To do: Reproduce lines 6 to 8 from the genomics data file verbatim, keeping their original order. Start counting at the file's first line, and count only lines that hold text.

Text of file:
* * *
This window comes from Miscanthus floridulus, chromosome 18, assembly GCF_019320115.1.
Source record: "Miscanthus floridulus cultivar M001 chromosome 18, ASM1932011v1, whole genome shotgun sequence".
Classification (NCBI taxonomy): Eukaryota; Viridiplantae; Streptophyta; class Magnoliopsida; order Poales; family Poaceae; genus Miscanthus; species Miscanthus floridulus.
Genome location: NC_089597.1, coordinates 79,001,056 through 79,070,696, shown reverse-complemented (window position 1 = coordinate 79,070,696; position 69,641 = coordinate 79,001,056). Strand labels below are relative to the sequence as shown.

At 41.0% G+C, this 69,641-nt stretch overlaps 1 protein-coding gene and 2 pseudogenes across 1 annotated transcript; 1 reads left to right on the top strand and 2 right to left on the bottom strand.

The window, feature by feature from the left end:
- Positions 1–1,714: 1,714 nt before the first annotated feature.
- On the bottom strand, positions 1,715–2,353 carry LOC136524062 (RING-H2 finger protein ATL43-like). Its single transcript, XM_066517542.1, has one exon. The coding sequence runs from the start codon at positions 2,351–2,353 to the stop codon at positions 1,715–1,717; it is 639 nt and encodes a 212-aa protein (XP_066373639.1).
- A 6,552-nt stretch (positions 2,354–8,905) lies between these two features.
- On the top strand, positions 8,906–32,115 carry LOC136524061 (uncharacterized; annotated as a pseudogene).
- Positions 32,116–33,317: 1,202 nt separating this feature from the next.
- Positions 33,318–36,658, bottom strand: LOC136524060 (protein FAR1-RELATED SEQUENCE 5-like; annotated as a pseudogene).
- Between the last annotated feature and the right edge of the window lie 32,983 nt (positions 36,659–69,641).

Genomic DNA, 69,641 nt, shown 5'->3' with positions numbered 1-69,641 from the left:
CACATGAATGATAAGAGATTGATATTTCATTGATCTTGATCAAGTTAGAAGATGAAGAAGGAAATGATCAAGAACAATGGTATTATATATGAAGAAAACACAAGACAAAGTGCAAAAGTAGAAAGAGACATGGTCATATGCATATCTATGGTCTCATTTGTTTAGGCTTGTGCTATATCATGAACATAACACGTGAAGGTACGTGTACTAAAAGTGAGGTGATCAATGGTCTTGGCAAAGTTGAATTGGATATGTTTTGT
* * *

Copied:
The window, feature by feature from the left end:
- Positions 1–1,714: 1,714 nt before the first annotated feature.
- On the bottom strand, positions 1,715–2,353 carry LOC136524062 (RING-H2 finger protein ATL43-like). Its single transcript, XM_066517542.1, has one exon. The coding sequence runs from the start codon at positions 2,351–2,353 to the stop codon at positions 1,715–1,717; it is 639 nt and encodes a 212-aa protein (XP_066373639.1).